House Party!


“I haven’t been to a good house party in years,” my friend hollered in my ear as we were dancing in the living room.


Yeah, it’s been a little while since I have been out and up until 2 a.m. shaking my thing on the floor.

“Have you been dancing this whole time?!”  He asked me with a touch of incredulity.

I nodded, smiled, grinned actually, “once I start, it’s hard to stop, especially if the music is good.

And the music was fan-fucking-tastic.

I saw people dancing who I have never seen dance.

The dj got us all going and it was just an extraordinary night.

A night to remind myself how important it is to dance, to sing, to jump around the room with dear darling friends.

“What are you doing for New Years?” She asked as we segued into another set of shake your ass harder.

“Fuck.” I said, “I am working.”

“They better be paying you like $700 to work!” She said, “please tell me you are getting a good rate, you so deserve to.”

“I am, they are taking care of me, I am bummed though, I didn’t know you would be in town.”

My friend is a busy, busy, busy doctor and it is rare that we get to see each other.

But when we do, it is just the best.

We made plans to do brunch on New Years Day.

My overnight gig will be in the Castro and she’s got a place on Market and Church, perfect meeting of the minds, maybe a little Cafe Flore action, I know they will be open, then we were thinking we might hit Breakfast of Champions or perhaps the End Up.

But definitely do some dancing.

We also made tentative plans with another friend to do a night at the End Up in February.


Yeah, that’s right, I am turning 41 next week and I still am making plans to go to the End Up.

God damn I love San Francisco.

And it really was one of the best, if not the best, house parties I have been to in the city.

All I had to drink was some apple juice and a cup of melted ice.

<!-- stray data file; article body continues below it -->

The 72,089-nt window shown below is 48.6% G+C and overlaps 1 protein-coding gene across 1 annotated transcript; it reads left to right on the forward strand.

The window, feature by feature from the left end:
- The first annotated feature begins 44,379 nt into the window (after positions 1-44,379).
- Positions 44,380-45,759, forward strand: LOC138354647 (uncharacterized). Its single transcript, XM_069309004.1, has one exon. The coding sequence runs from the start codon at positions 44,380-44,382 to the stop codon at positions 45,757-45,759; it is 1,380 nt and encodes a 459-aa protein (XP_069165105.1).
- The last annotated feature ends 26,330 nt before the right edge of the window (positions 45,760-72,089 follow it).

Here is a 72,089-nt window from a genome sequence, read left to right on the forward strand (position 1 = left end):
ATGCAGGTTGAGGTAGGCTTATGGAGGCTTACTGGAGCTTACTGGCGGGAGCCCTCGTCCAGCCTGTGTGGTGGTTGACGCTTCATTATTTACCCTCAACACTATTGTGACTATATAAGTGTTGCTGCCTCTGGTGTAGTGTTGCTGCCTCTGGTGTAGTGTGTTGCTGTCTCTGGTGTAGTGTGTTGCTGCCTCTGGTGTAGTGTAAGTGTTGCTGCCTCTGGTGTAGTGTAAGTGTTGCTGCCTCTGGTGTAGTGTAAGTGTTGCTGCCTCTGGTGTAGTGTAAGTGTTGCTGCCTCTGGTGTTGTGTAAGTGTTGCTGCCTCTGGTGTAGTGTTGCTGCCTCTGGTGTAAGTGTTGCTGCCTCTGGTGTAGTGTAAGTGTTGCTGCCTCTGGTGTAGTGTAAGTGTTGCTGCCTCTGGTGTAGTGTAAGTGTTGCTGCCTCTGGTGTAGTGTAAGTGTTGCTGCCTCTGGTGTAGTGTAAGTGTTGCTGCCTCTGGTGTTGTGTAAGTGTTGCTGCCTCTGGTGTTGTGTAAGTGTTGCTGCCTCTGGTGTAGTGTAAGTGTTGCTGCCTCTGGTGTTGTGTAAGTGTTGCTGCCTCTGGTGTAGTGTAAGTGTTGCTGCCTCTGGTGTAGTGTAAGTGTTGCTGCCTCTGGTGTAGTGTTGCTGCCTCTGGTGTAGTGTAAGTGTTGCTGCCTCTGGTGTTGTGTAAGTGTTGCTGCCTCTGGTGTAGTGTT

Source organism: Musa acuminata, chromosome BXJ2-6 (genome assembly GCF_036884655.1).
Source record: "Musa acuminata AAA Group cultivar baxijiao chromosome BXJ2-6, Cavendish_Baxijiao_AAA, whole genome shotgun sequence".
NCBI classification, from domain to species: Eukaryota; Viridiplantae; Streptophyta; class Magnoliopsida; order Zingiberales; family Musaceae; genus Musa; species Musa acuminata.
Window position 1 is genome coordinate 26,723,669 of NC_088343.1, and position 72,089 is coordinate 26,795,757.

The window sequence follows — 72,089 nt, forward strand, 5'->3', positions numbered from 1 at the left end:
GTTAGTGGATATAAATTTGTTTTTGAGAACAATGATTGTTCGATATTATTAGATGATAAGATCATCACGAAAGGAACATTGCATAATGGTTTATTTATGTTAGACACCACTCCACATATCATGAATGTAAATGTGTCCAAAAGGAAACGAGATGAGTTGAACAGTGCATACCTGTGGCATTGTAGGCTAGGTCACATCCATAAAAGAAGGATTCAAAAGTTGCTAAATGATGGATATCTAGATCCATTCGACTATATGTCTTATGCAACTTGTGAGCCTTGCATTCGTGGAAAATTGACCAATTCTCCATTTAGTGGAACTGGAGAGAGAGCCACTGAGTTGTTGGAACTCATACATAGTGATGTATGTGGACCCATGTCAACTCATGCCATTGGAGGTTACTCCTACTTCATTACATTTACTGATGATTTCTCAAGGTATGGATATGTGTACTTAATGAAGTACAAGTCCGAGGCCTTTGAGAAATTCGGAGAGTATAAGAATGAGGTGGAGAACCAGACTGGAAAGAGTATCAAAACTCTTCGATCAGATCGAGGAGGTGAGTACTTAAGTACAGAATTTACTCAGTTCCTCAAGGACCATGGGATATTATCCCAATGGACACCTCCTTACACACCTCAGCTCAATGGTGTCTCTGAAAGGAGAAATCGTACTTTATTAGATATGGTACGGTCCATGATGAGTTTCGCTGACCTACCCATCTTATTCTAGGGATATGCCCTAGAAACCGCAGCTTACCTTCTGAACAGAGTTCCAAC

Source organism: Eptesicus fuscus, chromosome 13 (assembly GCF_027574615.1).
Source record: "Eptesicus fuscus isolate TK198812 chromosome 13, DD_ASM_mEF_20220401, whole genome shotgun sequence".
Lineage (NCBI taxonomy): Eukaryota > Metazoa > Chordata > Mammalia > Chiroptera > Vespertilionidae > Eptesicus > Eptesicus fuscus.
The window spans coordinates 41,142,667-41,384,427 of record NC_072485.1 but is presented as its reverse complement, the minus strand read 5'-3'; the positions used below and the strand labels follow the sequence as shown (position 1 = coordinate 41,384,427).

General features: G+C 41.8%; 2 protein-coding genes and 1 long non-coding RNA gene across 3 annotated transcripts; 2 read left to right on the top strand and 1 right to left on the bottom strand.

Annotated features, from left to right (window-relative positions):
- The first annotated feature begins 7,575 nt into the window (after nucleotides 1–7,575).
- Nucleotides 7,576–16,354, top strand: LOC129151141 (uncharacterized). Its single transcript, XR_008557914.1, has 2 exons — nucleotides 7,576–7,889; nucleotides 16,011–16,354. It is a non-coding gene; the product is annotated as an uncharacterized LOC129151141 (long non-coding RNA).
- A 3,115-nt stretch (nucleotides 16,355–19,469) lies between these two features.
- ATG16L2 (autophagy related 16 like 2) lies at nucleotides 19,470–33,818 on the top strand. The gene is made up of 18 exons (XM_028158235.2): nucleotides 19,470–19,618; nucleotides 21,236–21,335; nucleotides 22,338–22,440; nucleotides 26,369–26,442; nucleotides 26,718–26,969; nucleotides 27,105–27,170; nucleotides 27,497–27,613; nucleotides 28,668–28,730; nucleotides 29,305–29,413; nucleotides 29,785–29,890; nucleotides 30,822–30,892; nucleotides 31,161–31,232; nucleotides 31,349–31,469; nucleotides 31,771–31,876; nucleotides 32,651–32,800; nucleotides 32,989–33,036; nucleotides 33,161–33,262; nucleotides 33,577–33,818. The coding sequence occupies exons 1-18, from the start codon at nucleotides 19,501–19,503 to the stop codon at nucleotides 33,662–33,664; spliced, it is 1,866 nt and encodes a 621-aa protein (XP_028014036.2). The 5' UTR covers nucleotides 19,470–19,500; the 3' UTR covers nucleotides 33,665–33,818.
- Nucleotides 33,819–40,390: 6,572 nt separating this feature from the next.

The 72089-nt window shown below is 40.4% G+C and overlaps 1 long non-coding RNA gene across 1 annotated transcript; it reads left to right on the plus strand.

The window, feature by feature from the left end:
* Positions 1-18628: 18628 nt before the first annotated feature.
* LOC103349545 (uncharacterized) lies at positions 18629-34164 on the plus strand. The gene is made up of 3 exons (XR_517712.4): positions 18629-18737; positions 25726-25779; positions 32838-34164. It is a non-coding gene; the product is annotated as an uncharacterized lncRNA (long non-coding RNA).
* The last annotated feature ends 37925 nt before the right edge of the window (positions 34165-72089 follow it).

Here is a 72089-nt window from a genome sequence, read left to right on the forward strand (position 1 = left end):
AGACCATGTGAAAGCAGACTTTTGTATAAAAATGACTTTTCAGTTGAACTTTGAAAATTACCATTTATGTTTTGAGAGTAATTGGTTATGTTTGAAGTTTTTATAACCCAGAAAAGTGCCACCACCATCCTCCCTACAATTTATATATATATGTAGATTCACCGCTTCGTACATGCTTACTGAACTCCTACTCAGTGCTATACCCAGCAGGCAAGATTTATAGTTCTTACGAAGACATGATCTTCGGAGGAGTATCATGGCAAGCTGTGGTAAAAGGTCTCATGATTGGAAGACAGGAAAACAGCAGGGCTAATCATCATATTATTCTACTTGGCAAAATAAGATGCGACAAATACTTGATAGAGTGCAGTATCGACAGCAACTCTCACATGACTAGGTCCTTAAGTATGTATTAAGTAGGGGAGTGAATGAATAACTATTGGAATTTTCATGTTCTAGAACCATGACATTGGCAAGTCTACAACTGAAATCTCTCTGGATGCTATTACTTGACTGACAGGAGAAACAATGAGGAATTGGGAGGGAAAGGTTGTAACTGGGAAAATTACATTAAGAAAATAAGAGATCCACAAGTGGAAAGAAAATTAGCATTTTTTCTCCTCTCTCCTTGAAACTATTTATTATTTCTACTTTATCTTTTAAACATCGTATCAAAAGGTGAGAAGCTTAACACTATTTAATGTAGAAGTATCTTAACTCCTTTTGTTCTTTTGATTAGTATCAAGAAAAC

No party favors.

No extracurricular visits to the bathroom.

Just me dancing my heart out in the middle of the mashed room full of friends, old and new, from all walks of my life, Burning Man, nannying, people in my life that mean so much.

“We have to do this again soon, like, soon,” she said to me with a fierce hug.

The mom of one of my little charges, who was dressed like the best unintended Cindy Lou Who of them all with her little white tights with the red snowflakes that became stripes right at the top of the knees.

She held my hand and walked me into the front room where the Christmas tree was (this was before the dj, to some lovely live music that was being sweetly sung in the living room), she pointed out the star at the top of the tree.

“Up,” she said in a high sloughing voice that I only heard in my heart, it bypassed my ears and landed flat in the middle of my heart, and raised her arms.

I lifted her up and she touched the star at the top of the tree and giggled.


A chorus of onlookers behind us.

“You have such a beautiful little girl,” one man said to me.

“She’s not my daughter, but I love her very much, I used to be her nanny,” I smiled.

There is no discomfort in me when someone thinks that one of the children I work with is actually my own child, that means I am doing my job well.